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Could “Airpocalypse” mark a shift in Beijing’s environmental transparency?

January 17, 2013

A sketch of a normal weather pattern (left), and an abnormal weather pattern demonstrating inversion. (Encyclopedia of World Geography)

This post was produced for NRDC’s Fellows blog.

As has been reported in various media outlets, Beijing experienced experienced extremely high pollution this week. Experts chalk it up to a confluence of high energy consumption during the coldest period of the winter and a weather pattern in which a high warm less-dense air mass stifles a low dense (and in this case polluted) air mass from dispersing.


These photos were taken approximately one block away from NRDC’s office in Beijing’s CBD. (NPR)

Having lived in Beijing before, I was aware of the extreme levels of pollution that living in Beijing would present when signing on to a fellowship at NRDC, but this incident far exceeded standard pollution expectations. Only in forest fires have the levels of particulate matter (PM2.5) seen in Beijing this week, have recordings near this level been recorded in the United States. PSAs advised residents to avoid going outdoor if possible. Schools shut down and cancelled outdoor activities. Flights were cancelled due to low visibility, which was under 100 meters at the peak of the pollution. Hospitals witnessed spikes in respiratory afflictions.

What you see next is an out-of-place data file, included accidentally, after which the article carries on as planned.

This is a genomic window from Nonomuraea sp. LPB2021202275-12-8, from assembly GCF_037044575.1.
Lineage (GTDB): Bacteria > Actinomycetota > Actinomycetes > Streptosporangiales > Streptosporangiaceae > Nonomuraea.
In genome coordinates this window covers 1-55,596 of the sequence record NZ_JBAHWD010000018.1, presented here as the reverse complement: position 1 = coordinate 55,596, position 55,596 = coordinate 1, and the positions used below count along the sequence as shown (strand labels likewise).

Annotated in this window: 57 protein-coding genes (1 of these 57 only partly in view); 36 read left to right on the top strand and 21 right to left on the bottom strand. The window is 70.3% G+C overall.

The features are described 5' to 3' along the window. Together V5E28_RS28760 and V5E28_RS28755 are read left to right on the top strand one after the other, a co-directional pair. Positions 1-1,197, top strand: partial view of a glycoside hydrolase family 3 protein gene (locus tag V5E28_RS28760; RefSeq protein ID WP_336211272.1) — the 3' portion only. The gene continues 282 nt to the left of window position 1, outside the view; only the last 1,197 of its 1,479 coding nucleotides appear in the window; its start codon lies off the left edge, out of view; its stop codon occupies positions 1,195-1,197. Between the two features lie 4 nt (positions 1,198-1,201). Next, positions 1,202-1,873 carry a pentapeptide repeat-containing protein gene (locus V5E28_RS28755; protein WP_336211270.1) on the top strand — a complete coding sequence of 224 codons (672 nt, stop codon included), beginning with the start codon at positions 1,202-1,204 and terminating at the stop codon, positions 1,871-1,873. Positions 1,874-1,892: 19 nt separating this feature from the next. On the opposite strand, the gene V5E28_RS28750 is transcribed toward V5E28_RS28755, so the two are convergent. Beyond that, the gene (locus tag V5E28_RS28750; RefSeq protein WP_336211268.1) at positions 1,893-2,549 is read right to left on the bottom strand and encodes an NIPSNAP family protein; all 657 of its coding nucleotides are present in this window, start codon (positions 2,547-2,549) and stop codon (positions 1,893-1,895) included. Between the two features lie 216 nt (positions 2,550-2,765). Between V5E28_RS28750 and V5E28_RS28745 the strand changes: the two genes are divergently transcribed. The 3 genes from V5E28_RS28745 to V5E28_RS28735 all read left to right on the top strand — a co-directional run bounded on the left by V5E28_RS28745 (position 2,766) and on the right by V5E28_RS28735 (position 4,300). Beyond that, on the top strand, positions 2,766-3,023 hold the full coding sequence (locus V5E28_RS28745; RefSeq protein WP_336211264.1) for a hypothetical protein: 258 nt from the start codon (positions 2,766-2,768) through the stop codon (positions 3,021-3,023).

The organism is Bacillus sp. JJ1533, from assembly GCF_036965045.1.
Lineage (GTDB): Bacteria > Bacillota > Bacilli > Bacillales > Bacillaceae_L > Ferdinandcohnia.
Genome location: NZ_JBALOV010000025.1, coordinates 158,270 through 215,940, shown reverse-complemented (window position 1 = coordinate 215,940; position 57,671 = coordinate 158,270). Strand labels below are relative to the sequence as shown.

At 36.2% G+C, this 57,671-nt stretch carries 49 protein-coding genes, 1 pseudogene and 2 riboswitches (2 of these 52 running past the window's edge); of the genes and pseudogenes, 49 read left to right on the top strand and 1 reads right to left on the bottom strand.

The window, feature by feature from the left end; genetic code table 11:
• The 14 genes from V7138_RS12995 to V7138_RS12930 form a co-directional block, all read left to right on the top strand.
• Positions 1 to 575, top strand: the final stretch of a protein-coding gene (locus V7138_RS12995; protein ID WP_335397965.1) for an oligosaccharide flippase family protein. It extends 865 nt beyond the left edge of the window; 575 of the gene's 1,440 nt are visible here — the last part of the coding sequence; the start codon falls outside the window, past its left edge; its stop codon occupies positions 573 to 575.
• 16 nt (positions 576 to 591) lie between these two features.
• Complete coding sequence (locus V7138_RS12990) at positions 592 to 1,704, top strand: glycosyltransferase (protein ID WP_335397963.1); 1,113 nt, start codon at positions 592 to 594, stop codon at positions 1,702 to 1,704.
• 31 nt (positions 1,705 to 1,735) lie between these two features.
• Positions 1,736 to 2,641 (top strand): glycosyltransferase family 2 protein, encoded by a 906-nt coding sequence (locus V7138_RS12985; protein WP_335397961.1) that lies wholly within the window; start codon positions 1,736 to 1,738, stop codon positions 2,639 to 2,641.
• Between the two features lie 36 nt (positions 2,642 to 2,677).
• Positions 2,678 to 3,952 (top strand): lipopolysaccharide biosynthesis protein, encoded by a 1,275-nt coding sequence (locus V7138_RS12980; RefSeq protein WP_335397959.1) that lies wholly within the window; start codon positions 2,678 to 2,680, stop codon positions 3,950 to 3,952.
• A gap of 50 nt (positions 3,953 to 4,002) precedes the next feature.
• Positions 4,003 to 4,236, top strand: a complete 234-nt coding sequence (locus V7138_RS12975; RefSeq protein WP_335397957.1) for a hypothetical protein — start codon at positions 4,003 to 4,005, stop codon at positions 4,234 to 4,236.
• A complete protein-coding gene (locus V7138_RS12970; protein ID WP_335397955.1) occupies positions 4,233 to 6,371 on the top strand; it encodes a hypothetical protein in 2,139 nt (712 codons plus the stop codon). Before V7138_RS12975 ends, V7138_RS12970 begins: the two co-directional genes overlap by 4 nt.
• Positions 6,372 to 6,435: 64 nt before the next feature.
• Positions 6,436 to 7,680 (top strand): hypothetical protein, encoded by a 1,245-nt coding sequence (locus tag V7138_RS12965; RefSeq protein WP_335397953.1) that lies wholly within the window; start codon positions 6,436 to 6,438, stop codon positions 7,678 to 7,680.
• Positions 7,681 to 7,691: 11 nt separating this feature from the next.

This event, however, was discussed much more openly than many previous pollution incidents in China. On the spectrum of China’s state run media, even the most vociferous of party-aligned outlets such as the People’s Daily and the China Youth Daily (Chinese) spoke openly about the damage made by the air pollution and the need to address it. While a viral music video parodying the pollution incident has accrued over 650,000 views in the past few days.


A diagram of how to deal with air pollution problems. (Science & Technology Trends)

Environmental transparency has preceded dramatic environmental clean up campaigns in various nations. Brown clouds of yellow sand and aerosols blocked sunlight to the point that crop productivity was reduced in post-war industrializing Japan, before a series of successful environmental campaigns attacked the causes of acid rain and other pollution atrocities. This event could mark Beijing’s transition toward greater environmental transparency. Regardless, this incident marks a key moment of openness toward environmental transparency in China.

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